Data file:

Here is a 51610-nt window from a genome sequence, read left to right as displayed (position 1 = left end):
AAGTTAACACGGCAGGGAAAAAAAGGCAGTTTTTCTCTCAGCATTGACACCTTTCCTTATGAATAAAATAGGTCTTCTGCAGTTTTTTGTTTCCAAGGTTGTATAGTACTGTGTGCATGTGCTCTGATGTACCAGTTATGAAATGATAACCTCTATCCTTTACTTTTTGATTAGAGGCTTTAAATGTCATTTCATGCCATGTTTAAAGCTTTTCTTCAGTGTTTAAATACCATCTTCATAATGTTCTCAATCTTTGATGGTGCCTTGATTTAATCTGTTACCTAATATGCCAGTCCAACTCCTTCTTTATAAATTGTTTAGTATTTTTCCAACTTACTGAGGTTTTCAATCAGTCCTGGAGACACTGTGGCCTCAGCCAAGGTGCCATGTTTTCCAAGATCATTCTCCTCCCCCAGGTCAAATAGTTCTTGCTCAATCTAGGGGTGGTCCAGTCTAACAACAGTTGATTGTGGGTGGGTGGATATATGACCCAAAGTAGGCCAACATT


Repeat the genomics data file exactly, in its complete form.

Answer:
Here is a 51610-nt window from a genome sequence, read left to right as displayed (position 1 = left end):
AAGTTAACACGGCAGGGAAAAAAAGGCAGTTTTTCTCTCAGCATTGACACCTTTCCTTATGAATAAAATAGGTCTTCTGCAGTTTTTTGTTTCCAAGGTTGTATAGTACTGTGTGCATGTGCTCTGATGTACCAGTTATGAAATGATAACCTCTATCCTTTACTTTTTGATTAGAGGCTTTAAATGTCATTTCATGCCATGTTTAAAGCTTTTCTTCAGTGTTTAAATACCATCTTCATAATGTTCTCAATCTTTGATGGTGCCTTGATTTAATCTGTTACCTAATATGCCAGTCCAACTCCTTCTTTATAAATTGTTTAGTATTTTTCCAACTTACTGAGGTTTTCAATCAGTCCTGGAGACACTGTGGCCTCAGCCAAGGTGCCATGTTTTCCAAGATCATTCTCCTCCCCCAGGTCAAATAGTTCTTGCTCAATCTAGGGGTGGTCCAGTCTAACAACAGTTGATTGTGGGTGGGTGGATATATGACCCAAAGTAGGCCAACATT